The use of ultraviolet light on aquariums has a long history.
Back in the day—before reef aquariums came to North America—the aquarium trade introduced “ultraviolet sterilizers” to the hobby. UV was the hottest new water disinfection technology for drinking water. UV light sterilizes water without the use of chemicals like chlorine bleach and biocides. When micro-organisms such as algae, fungi, bacteria and parasites are exposed to UV radiation, it damages their DNA and they die.
So UV sterilizers were being used to purify drinking water. Commercial aquaculture was also using UV to reduce diseases in high-density grow-out operations. Aquarium equipment manufacturers thought UV sterilization would be a good idea for home aquarium use. It was believed that UV would make disease and algae problems a thing of the past. But that’s not what happened.
Research to the Rescue!
A lot of aquarists, fish shops and wholesale fish distributors installed UV sterilizers on their tanks and fish holding systems thinking their disease problems were solved. The problem was no one saw a reduction in disease outbreaks. A series of independent research projects were conducted by universities to see how well UV sterilizers work in aquariums, zoos and aquaculture facilities. Here is a summary of what was found out about UV sterilizers and aquariums.
- Aquarium water is packed with micro-organisms—bacteria, plankton, algae, fungi, parasites and other microscopic life – hundreds or thousands of times what is found in nature
- Aquarium water is full of microscopic non-living debris—even if the water looks clear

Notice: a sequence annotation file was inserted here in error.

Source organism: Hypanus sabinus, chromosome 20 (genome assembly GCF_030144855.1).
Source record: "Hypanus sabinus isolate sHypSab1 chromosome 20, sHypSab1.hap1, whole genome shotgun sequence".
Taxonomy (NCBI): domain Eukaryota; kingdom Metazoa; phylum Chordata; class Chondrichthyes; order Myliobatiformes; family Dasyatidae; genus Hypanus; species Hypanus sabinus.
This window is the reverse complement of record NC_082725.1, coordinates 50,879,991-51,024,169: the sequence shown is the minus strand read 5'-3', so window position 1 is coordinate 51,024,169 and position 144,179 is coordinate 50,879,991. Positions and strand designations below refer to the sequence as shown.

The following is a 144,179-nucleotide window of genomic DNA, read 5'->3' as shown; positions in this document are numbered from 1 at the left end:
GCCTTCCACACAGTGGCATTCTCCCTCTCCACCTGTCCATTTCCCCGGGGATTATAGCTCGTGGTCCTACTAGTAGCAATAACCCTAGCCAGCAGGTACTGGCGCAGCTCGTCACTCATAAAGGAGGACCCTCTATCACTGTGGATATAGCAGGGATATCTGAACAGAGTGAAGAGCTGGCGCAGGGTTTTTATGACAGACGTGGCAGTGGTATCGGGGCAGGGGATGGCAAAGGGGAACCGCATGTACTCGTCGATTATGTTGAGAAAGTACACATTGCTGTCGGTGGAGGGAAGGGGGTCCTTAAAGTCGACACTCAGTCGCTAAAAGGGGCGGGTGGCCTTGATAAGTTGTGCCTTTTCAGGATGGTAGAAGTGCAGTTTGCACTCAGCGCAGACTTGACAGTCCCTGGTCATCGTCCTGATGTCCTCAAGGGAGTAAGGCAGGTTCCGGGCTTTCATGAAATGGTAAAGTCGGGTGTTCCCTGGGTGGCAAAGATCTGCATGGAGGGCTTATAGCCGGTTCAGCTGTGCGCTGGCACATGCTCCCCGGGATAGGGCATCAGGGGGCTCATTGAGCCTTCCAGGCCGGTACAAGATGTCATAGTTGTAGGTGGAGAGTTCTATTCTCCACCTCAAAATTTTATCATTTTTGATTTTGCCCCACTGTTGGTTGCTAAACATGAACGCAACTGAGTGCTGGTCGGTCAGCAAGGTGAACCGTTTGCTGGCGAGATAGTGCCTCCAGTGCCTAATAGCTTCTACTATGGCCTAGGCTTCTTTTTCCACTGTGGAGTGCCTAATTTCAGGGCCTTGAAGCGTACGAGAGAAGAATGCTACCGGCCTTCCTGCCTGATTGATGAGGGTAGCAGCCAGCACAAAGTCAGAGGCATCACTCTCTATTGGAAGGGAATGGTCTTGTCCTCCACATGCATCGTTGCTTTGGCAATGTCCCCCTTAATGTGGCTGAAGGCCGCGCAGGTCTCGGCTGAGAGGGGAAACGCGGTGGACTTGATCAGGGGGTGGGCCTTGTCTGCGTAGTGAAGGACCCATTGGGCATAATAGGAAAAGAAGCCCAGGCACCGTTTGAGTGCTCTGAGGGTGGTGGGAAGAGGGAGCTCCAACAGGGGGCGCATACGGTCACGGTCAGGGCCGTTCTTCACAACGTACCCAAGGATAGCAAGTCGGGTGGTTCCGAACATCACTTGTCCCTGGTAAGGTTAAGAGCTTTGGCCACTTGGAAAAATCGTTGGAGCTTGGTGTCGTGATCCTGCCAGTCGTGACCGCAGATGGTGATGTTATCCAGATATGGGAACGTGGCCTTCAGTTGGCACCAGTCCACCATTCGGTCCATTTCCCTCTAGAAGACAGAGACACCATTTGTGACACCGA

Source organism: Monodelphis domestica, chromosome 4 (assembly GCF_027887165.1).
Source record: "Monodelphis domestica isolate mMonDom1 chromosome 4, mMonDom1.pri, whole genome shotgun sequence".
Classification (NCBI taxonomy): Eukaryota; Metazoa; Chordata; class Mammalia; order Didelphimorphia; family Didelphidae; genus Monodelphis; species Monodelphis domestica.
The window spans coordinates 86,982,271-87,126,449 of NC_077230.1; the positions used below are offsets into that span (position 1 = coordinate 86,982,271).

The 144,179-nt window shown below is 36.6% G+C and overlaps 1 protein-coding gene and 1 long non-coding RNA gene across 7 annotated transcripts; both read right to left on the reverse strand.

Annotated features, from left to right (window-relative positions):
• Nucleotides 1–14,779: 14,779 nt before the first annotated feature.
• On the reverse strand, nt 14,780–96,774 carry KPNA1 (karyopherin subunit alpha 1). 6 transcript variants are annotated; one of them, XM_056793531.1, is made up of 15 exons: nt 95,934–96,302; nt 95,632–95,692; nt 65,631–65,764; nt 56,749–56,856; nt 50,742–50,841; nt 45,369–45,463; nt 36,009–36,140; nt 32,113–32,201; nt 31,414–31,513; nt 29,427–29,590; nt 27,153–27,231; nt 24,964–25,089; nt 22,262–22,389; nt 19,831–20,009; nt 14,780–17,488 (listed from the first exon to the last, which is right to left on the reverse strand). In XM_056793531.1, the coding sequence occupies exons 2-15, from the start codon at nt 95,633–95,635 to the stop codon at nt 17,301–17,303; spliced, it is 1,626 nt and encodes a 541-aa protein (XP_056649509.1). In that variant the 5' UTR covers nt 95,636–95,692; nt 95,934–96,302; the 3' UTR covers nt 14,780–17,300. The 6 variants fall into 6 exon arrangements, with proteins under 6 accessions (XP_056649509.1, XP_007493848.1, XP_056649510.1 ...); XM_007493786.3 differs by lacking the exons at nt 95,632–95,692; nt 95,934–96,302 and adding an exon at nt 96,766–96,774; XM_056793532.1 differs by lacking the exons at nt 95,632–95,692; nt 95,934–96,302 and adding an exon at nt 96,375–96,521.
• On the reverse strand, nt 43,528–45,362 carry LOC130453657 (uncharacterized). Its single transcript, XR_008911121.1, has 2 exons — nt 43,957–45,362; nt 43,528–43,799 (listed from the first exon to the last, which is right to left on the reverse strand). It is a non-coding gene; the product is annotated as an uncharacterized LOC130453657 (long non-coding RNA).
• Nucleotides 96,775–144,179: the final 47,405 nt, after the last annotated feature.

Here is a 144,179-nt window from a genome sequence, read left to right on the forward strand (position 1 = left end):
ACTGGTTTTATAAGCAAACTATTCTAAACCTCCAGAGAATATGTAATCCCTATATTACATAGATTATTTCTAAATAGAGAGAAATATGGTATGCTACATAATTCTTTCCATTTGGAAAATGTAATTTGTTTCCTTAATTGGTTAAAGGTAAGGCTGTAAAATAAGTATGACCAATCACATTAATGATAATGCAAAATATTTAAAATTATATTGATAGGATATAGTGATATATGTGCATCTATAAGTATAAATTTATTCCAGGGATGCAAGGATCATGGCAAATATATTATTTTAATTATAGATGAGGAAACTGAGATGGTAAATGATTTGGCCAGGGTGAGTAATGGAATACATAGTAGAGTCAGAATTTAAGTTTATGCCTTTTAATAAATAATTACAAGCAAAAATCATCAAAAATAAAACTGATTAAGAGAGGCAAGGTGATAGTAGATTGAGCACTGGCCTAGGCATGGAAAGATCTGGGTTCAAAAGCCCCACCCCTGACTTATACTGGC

- UV sterilizers don’t sterilize aquarium water—they can only reduce the population density
- Some micro-organisms are harder to kill than others
- Aquarium-style UV units are not powerful enough to significantly reduce the population of disease-causing organisms like Ich and bacteria.
For organisms to be killed by UV, they must be exposed to the radiation at a certain strength for a certain amount of time. Because aquarium water contains so much suspended matter, it is easy for the organisms to “hide” behind other particles and organisms as they flow past the UV light. This reduces exposure to the UV radiation and limits its effectiveness. At the same time these “bugs” are reproducing in the aquarium.
Small aquarium UVs can help control but not eliminate parasites, bacteria, etc. Overall the research demonstrated that UV somewhat reduced the population of suspended organisms. But there was no sterilization, no complete elimination of disease organisms. If you want to sterilize your aquarium water, you’ll have to buy a massive commercial UV unit costing thousands of dollars.
Why Use a UV on a Reef Aquarium?
Today UV “clarifiers” are sold primarily for green water algae control in ponds. Aquarium UVs will clear up stubborn algae blooms in freshwater, marine and reef aquariums in a matter of days.
UV units have no effect on algae that is already growing on the glass or live rock. Some aquarists worry that UV will eliminate the natural plankton population in their tanks. Based on the wealth of research it is safe to say that running an aquarium-style UV on a reef tank won’t have much of an effect on plankton.
You may wonder how this can be true since a UV can clear up green water. The fact is, your crystal-clear water is full of millions of algae cells, bacteria, crustaceans and other microscopic life. Even though you can’t see them, your corals are feeding on this “soup” of plankton. A reef tank is the ideal breeding ground for marine plankton and it is impossible to eliminate them with an aquarium UV sterilizer. The relatively small portion of the tank’s water that passes through the UV unit will have the most effect on the dense concentration of rapidly reproducing algae cells.
Some reef-keepers never use UV while others say their aquariums never looked clearer since adding a UV. The bottom line is it is up to you to decide if a UV sterilizer is a useful tool for your situation.